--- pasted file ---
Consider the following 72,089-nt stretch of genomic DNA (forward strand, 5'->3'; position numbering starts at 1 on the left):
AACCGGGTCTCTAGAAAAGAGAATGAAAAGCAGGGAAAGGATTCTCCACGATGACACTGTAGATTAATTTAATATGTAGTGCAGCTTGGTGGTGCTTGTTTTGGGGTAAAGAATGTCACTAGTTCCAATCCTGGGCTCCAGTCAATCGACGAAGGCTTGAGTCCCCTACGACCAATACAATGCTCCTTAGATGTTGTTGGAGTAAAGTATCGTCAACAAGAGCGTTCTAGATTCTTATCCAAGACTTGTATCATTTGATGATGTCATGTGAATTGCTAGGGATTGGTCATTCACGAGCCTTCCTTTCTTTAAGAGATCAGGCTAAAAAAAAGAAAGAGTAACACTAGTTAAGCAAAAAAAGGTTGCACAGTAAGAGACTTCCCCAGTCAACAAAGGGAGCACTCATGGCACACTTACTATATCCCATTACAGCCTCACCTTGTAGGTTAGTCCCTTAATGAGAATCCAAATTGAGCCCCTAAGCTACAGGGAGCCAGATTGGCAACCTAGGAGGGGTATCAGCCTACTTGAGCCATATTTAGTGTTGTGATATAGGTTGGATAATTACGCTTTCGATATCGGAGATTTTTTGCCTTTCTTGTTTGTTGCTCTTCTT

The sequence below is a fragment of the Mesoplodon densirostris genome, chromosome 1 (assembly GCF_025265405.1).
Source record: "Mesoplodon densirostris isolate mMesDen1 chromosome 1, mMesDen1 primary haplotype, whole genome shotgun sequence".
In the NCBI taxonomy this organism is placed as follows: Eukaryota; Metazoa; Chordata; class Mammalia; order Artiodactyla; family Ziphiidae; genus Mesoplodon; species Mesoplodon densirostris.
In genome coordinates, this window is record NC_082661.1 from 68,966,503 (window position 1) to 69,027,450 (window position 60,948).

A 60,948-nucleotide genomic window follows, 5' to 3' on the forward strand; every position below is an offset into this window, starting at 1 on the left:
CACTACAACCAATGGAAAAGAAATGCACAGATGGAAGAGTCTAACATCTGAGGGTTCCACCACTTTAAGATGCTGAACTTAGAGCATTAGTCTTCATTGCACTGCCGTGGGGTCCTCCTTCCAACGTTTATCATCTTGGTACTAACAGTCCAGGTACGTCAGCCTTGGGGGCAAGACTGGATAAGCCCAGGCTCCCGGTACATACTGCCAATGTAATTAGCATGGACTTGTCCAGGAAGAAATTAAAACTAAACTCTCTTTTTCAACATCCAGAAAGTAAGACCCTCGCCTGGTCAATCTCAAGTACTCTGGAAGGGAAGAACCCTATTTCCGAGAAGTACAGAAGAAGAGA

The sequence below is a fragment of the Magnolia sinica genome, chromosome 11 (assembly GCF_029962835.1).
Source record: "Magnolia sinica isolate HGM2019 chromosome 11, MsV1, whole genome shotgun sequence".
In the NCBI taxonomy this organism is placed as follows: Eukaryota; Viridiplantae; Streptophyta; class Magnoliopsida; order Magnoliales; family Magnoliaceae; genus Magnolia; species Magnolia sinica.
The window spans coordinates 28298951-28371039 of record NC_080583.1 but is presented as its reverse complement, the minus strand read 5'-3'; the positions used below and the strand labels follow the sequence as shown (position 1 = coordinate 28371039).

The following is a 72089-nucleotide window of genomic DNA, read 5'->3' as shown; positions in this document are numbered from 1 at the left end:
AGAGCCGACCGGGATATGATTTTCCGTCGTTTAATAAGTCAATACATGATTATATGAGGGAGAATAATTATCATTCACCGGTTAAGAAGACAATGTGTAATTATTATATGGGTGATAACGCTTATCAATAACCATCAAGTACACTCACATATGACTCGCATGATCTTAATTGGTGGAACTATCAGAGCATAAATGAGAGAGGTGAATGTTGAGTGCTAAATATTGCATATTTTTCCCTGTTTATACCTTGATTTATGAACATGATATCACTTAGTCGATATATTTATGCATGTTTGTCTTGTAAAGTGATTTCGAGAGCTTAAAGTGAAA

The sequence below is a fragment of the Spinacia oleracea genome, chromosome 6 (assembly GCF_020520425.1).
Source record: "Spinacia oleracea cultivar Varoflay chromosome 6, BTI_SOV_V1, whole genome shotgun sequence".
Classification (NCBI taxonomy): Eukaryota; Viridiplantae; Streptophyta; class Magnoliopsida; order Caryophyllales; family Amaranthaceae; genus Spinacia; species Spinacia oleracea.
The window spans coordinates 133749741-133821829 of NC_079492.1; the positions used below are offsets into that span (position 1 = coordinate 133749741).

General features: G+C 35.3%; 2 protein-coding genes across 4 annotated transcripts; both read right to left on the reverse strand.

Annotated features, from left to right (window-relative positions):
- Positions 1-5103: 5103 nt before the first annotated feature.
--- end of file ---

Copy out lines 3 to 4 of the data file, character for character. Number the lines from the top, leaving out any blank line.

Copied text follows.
The sequence below is a fragment of the Mesoplodon densirostris genome, chromosome 1 (assembly GCF_025265405.1).
Source record: "Mesoplodon densirostris isolate mMesDen1 chromosome 1, mMesDen1 primary haplotype, whole genome shotgun sequence".